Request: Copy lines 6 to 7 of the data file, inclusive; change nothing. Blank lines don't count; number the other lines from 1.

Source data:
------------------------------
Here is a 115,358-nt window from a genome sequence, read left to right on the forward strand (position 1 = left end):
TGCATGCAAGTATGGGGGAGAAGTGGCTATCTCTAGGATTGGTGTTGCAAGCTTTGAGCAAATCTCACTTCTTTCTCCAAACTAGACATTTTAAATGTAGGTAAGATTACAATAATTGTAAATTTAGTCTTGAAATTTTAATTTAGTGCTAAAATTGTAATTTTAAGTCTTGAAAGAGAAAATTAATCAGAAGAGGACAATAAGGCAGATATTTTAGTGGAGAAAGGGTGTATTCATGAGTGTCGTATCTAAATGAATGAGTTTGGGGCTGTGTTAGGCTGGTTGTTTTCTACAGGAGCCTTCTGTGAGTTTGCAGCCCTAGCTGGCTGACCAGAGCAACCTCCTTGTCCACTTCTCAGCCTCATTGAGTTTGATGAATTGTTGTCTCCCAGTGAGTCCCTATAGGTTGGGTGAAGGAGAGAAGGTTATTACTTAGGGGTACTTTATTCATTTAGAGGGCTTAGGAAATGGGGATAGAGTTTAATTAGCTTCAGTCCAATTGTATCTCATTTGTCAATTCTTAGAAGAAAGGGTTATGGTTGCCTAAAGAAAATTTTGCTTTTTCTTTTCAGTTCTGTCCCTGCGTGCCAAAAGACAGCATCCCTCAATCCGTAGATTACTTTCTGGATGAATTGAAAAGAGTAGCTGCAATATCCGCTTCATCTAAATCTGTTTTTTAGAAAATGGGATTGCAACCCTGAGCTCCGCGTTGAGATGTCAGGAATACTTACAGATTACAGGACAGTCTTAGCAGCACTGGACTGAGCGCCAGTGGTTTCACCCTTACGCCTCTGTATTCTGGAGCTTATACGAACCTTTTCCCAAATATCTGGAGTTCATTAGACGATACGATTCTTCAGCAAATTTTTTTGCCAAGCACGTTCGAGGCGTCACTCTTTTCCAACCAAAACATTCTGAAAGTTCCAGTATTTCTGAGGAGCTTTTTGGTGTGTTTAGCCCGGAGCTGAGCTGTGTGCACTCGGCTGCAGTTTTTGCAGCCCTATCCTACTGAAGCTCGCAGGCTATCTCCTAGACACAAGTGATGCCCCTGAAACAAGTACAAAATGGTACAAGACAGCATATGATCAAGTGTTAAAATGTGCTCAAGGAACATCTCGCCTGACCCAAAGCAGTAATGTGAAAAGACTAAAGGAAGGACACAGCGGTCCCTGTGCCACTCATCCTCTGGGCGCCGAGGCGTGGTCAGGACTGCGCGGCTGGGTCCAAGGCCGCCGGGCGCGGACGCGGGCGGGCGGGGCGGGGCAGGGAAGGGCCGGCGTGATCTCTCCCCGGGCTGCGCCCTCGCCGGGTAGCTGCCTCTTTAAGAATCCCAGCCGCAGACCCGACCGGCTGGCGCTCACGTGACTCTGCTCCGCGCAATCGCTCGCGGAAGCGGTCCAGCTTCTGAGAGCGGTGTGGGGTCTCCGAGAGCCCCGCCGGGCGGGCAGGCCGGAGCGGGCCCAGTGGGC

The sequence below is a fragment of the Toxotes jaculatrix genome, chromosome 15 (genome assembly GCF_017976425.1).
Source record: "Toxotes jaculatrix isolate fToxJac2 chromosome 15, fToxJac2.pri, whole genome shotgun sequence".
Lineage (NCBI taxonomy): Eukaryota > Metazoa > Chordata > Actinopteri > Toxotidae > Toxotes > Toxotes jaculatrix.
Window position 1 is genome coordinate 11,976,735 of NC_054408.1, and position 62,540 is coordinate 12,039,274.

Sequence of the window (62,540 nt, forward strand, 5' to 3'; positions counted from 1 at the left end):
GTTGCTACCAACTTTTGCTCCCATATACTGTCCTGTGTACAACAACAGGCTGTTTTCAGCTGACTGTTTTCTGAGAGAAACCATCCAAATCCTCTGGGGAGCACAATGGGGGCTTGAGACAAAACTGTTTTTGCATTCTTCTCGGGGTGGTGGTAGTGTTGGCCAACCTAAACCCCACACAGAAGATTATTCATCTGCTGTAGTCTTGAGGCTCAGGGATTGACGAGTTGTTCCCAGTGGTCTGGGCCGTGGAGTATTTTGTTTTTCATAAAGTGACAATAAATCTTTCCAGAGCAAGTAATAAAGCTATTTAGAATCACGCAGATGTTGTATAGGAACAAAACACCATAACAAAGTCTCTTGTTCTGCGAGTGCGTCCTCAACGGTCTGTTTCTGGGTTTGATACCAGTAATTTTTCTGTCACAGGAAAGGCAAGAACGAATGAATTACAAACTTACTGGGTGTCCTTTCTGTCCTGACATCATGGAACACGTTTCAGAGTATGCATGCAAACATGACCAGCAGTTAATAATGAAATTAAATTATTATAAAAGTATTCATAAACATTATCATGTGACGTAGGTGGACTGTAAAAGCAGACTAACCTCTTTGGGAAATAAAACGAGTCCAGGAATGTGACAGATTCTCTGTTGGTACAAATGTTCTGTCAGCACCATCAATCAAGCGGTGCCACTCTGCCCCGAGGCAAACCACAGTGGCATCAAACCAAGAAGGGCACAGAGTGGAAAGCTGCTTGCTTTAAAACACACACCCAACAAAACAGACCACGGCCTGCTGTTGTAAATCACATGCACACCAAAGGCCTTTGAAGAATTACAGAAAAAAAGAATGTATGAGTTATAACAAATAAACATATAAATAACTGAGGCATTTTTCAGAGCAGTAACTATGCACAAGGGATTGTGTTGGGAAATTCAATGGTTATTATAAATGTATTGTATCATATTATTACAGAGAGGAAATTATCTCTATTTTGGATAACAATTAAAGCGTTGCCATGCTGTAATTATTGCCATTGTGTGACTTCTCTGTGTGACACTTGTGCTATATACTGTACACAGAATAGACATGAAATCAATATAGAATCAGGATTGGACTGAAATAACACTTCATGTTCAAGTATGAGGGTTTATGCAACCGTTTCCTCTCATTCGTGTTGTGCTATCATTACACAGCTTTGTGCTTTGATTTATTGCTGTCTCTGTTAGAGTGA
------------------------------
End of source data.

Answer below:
Window position 1 is genome coordinate 11,976,735 of NC_054408.1, and position 62,540 is coordinate 12,039,274.

Sequence of the window (62,540 nt, forward strand, 5' to 3'; positions counted from 1 at the left end):